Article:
A war of words has erupted between the powerful union that represents British Airways check-in staff and the UK’s opposition Labour Party over the union’s threat to stage highly disruptive strike action over the summer holidays.
The check-in staff are demanding British Airways restore a 10 per cent pay cut that was forced through at the height of the pandemic and have voted overwhelmingly in favour of staging a strike if BA doesn’t meet their demands.
British Airways has only offered a one-off bonus worth 10 per cent of basic wages. The airline is reluctant to cave into the union’s demands over fears it will lead to an avalanche of similar demands from other workgroups who had their pay and conditions reduced during the pandemic.
On Sunday, shadow foreign secretary David Lammy said he “categorically” opposed the proposed strike action and suggested Labour should withdraw support from striking workers.
Lammy said he no longer supported striking transport workers because he is “serious about the business of being in Government.”
The comments drew a fierce rebuke from the leader of the Unite union Sharon Graham who accused Labour of “hitting a new low”
“David Lammy has chosen to launch a direct attack on British Airways workers,” Graham blasted. “This is a group of workers who were savagely attacked by their employer during Covid. ‘Fire and rehire’ led to thousands of unnecessary job cuts and pay being slashed.”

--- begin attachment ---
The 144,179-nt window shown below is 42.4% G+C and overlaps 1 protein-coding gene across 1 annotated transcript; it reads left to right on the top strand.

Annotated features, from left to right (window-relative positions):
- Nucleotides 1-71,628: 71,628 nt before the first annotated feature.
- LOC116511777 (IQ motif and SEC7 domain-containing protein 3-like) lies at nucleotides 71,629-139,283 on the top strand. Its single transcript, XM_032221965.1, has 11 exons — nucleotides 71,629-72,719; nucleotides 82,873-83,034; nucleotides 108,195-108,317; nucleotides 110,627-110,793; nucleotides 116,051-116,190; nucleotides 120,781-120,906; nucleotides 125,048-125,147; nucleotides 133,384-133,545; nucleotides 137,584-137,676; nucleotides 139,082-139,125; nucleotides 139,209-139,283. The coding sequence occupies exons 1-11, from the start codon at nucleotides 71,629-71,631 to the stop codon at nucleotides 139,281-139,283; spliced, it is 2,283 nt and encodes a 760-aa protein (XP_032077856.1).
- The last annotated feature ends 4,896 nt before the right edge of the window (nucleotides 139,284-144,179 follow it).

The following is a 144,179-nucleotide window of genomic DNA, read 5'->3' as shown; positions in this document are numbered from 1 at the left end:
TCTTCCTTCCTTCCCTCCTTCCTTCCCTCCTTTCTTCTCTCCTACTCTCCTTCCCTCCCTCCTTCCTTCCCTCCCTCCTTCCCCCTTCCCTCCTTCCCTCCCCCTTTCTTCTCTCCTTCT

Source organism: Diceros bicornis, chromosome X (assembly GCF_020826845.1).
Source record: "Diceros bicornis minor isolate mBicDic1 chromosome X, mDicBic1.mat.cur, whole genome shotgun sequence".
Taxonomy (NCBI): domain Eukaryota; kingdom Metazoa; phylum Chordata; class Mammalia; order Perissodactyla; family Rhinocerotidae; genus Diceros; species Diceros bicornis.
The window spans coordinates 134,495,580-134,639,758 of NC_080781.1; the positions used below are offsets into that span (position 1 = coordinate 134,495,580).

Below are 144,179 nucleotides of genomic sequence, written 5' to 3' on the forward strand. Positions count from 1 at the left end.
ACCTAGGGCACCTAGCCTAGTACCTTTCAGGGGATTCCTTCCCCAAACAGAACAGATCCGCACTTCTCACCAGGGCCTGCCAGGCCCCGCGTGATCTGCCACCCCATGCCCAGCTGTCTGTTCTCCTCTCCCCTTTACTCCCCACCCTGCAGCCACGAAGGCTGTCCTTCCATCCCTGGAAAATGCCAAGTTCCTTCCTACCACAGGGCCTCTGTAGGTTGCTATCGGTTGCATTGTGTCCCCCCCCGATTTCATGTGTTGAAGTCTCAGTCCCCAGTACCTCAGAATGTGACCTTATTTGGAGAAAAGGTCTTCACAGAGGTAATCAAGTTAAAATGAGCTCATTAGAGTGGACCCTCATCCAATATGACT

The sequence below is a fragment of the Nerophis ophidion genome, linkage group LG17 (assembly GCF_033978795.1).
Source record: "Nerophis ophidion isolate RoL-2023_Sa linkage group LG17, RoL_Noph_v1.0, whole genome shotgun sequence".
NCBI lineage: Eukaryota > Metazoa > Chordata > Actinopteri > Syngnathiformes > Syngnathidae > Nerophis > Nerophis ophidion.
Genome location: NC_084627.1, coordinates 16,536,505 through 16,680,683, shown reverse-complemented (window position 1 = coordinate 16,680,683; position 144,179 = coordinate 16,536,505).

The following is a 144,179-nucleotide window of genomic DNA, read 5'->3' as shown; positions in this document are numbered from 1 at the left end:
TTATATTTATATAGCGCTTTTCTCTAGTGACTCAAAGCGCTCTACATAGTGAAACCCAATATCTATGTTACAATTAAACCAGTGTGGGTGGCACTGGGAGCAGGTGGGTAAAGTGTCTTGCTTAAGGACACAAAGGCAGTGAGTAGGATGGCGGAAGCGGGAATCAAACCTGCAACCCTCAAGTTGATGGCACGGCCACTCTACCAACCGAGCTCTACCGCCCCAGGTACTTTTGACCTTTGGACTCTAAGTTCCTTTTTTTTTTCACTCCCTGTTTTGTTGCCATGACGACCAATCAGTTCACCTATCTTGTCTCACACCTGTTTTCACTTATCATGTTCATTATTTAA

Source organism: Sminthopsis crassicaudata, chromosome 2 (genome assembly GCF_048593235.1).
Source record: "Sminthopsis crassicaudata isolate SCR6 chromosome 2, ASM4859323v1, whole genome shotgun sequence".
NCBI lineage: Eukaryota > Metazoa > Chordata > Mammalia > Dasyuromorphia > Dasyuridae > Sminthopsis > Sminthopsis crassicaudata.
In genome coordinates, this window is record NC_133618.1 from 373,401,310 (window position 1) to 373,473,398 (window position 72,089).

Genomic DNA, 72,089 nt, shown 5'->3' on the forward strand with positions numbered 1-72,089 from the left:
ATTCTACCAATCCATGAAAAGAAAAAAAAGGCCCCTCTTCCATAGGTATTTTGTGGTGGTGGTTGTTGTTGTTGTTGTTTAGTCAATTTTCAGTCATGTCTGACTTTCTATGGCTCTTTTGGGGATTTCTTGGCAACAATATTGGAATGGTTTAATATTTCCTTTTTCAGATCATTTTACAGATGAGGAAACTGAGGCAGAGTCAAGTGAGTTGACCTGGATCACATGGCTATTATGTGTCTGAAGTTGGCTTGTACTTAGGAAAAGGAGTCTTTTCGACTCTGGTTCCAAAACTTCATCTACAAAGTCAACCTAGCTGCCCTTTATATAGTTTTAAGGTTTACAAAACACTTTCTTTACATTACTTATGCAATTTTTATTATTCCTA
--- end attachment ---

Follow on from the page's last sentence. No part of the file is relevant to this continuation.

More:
Unite is the Labour party’s largest financial donor and pumped £3 million into Labour’s coffers ahead of the 2019 general election. In return, Unite gets a certain degree of influence over Labour’s policy direction and candidate selection.
Graham has previously said that she is rethinking Unite’s approach to funding the Labour party and will no longer “write blank cheques” or “repeat prescriptions”.
“Supporting bad bosses is a new low for Labour and once again shows that politicians have failed. It is now down to the trade unions to defend working people. We are their only voice.”
The union reiterated that the current dispute is not about a pay ruse but restoring wages that were lost during the pandemic.
“British Airways and its parent company IAG hold billions in reserves and assets and are predicting a return to profit this quarter,” Graham responded into claims that the airline could not afford to permanently restore pre-pandemic wages.
Unite has not yet announced potential strike dates but BA boss Sean Doyle says the airline is gearing up for a “summer of discontent”.
Mateusz Maszczynski honed his skills as an international flight attendant at the most prominent airline in the Middle East and has been flying throughout the COVID-19 pandemic for a well-known European airline. Matt is passionate about the aviation industry and has become an expert in passenger experience and human-centric stories. Always keeping an ear close to the ground, Matt's industry insights, analysis and news coverage is frequently relied upon by some of the biggest names in journalism.